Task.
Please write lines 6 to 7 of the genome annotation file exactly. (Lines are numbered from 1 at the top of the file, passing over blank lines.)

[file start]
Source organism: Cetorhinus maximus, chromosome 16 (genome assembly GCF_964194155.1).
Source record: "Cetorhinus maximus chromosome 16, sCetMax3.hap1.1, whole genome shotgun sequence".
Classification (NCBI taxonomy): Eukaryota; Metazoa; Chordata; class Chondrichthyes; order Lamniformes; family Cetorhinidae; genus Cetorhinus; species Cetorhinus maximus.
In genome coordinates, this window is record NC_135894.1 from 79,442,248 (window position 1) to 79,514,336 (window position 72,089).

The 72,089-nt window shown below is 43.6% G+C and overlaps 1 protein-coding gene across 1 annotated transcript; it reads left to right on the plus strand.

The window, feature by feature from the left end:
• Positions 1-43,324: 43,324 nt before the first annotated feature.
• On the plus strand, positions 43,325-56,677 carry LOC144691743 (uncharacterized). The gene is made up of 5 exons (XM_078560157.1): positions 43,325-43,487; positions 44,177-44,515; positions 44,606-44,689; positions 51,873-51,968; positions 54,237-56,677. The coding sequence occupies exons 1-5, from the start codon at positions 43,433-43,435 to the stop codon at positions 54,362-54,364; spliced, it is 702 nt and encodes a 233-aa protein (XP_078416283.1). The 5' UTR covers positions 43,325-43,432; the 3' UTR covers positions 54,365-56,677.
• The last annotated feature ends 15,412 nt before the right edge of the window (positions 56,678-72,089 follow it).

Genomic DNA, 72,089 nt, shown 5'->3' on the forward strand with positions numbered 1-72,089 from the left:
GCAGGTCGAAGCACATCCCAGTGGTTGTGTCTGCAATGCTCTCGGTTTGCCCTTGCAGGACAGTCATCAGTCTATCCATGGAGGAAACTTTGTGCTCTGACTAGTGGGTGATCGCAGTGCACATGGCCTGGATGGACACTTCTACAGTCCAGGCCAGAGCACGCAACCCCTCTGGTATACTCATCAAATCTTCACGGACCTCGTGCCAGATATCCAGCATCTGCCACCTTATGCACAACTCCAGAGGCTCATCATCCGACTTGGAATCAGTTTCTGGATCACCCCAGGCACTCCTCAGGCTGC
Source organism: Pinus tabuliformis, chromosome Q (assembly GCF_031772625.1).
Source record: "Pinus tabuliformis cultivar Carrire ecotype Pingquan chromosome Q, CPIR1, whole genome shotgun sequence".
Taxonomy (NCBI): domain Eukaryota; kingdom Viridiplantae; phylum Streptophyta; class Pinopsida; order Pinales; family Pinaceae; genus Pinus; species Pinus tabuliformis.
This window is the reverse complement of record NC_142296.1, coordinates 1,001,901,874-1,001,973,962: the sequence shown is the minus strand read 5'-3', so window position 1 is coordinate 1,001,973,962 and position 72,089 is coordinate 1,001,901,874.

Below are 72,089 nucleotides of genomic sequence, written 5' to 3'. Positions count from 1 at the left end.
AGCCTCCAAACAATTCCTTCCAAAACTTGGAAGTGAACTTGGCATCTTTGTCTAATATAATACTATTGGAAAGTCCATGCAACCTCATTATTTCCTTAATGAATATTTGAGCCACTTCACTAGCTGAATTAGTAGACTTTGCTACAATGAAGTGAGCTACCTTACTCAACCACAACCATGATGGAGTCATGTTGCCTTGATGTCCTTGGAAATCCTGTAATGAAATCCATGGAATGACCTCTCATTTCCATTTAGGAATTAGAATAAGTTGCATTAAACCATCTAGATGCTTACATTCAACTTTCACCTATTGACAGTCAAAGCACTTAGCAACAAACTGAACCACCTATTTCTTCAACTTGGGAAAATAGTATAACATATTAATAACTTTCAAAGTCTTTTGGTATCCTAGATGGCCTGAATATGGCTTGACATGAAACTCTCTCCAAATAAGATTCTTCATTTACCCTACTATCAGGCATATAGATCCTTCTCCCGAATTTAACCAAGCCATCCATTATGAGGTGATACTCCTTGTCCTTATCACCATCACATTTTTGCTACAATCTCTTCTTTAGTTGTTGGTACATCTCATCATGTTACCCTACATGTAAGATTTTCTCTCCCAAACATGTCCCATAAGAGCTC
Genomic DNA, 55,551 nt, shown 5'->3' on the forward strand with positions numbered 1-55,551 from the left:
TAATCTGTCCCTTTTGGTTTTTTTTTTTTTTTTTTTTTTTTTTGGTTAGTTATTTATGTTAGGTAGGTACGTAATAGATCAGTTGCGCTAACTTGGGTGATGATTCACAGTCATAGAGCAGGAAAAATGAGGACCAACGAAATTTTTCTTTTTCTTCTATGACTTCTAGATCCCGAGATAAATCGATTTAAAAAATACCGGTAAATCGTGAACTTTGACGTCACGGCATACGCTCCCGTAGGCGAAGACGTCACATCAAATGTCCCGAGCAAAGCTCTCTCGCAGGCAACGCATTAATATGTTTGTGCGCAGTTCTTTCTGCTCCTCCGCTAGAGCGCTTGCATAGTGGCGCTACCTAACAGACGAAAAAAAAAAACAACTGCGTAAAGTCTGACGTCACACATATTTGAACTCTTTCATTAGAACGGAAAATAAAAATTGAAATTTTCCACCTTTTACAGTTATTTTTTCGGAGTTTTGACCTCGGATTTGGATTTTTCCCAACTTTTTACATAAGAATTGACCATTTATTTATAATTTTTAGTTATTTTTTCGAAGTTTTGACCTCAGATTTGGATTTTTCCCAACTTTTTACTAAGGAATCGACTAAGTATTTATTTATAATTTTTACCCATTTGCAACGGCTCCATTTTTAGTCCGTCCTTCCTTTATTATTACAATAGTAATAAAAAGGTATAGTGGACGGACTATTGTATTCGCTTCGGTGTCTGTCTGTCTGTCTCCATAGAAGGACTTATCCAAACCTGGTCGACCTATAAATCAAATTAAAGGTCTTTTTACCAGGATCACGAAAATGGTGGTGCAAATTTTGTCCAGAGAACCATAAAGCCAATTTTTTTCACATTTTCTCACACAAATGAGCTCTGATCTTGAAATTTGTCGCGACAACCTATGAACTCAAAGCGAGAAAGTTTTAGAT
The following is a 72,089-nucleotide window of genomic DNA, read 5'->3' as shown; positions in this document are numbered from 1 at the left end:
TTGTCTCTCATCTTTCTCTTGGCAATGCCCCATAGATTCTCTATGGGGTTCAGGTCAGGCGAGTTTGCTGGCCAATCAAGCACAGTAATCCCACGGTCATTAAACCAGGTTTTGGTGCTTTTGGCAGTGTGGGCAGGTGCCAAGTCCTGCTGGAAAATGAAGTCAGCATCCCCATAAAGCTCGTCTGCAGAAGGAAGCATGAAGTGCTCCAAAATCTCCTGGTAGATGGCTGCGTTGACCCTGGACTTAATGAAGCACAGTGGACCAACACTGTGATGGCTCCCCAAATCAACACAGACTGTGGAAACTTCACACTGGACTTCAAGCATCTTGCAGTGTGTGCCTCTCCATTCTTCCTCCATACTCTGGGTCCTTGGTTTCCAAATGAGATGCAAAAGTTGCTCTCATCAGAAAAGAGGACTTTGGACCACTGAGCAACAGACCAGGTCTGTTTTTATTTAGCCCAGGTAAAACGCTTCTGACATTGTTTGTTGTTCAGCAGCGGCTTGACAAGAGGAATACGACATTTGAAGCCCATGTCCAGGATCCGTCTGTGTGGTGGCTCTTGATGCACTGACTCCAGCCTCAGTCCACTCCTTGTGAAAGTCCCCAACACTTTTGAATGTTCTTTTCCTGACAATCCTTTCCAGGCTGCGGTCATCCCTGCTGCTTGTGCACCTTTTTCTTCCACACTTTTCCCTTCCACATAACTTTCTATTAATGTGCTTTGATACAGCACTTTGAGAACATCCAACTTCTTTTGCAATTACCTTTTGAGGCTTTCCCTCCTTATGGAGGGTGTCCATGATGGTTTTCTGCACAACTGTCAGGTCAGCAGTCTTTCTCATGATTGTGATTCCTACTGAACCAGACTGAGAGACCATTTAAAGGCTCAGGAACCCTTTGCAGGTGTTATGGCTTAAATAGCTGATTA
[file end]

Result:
The window, feature by feature from the left end:
• Positions 1-43,324: 43,324 nt before the first annotated feature.